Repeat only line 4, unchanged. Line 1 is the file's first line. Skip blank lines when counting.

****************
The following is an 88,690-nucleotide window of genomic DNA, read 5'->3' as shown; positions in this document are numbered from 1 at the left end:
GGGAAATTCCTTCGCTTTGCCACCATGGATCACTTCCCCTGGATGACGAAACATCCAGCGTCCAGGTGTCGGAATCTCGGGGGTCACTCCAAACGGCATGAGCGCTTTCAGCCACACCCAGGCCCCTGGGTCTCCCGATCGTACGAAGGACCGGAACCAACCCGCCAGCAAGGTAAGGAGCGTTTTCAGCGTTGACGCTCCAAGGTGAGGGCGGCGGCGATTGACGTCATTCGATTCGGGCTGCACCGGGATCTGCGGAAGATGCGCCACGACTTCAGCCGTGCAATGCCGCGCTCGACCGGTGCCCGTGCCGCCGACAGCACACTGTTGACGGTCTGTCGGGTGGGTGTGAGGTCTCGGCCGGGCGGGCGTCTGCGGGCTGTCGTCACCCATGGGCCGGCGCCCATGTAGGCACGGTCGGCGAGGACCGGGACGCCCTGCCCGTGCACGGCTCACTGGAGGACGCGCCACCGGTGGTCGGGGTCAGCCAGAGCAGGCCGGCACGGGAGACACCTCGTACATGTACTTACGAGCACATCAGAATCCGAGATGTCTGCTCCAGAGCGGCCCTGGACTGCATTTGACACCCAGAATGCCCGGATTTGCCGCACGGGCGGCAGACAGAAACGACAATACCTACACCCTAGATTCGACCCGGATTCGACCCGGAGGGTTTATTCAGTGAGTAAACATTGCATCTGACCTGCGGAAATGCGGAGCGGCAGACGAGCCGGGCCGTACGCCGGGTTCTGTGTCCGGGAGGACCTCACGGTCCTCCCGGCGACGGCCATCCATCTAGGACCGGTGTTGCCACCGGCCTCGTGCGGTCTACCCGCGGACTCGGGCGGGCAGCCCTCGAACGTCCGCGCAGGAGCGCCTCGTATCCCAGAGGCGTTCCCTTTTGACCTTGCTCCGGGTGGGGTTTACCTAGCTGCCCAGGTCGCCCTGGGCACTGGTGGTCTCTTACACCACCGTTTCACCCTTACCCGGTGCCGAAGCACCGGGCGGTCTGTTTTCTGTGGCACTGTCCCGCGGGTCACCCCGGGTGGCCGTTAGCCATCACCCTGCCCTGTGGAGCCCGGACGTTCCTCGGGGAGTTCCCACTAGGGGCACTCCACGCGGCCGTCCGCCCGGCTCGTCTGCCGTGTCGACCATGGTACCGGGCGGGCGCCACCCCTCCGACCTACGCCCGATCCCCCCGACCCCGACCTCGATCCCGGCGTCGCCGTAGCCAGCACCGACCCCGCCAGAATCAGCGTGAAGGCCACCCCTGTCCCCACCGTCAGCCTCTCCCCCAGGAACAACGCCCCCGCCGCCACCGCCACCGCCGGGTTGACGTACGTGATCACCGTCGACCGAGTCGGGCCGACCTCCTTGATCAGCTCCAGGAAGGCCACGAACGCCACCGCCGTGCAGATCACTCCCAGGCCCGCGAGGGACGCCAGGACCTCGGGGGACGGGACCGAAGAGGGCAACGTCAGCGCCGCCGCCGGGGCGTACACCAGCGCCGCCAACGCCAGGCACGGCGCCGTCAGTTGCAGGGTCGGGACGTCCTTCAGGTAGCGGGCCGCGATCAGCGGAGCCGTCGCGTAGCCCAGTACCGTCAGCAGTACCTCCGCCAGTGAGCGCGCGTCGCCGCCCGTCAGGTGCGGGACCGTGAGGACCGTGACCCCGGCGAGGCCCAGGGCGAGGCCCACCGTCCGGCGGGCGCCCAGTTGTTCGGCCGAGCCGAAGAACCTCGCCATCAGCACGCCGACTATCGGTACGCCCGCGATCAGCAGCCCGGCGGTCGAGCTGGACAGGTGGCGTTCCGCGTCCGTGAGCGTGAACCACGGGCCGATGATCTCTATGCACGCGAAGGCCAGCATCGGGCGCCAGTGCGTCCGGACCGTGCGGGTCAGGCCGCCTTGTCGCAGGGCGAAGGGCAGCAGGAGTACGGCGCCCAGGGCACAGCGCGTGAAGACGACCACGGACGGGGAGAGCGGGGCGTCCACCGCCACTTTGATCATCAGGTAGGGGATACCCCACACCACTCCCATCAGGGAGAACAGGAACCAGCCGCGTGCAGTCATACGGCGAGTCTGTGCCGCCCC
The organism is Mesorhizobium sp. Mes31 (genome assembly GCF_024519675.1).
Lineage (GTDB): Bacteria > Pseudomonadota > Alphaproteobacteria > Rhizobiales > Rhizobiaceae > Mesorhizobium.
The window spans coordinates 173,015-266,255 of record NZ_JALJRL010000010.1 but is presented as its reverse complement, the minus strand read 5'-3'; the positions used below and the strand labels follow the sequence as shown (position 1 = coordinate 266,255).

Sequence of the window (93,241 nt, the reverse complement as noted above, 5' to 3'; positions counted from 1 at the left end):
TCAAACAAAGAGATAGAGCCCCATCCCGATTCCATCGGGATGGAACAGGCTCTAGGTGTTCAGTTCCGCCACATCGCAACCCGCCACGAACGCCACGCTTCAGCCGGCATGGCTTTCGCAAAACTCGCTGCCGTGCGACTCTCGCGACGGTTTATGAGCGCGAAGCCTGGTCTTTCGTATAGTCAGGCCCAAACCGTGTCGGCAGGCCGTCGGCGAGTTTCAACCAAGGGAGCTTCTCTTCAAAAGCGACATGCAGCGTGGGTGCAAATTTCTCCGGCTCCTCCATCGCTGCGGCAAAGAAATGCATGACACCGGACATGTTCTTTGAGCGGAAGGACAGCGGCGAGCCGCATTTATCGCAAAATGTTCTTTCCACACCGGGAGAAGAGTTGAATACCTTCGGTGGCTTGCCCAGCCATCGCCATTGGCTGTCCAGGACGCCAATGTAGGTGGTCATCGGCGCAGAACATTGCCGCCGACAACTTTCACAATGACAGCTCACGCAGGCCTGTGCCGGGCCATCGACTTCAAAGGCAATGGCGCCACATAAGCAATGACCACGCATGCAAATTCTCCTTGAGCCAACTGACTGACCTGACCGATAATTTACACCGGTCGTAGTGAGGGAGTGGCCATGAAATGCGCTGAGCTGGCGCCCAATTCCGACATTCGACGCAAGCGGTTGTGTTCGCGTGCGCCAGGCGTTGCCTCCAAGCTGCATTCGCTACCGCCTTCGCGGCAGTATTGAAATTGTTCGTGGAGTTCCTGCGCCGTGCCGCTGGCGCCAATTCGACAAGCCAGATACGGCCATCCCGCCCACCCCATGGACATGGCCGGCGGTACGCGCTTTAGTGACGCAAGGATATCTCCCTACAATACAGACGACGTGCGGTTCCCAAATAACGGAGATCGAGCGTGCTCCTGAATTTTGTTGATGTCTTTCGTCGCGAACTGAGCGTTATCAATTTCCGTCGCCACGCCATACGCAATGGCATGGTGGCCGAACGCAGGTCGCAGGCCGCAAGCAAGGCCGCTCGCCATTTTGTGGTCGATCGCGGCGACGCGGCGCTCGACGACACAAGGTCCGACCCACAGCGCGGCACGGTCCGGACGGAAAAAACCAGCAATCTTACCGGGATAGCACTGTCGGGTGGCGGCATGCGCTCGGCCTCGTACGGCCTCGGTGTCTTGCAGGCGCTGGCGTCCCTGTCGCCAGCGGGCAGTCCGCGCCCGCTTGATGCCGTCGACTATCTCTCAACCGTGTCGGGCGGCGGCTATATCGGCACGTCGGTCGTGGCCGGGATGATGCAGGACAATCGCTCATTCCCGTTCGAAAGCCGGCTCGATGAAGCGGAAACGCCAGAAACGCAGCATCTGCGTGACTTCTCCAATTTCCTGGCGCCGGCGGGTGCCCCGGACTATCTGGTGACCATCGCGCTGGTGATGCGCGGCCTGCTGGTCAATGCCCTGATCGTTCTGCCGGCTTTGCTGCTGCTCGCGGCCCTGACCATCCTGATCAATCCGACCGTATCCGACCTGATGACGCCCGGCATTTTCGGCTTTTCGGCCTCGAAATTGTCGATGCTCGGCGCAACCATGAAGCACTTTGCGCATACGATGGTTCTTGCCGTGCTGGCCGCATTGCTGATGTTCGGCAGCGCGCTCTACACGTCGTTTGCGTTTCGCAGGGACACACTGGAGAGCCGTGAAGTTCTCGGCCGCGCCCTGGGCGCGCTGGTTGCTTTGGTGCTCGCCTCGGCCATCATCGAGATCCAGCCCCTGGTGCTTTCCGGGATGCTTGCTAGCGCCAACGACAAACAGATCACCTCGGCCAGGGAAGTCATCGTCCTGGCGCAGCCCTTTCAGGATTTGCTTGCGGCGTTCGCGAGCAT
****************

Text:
Lineage (GTDB): Bacteria > Pseudomonadota > Alphaproteobacteria > Rhizobiales > Rhizobiaceae > Mesorhizobium.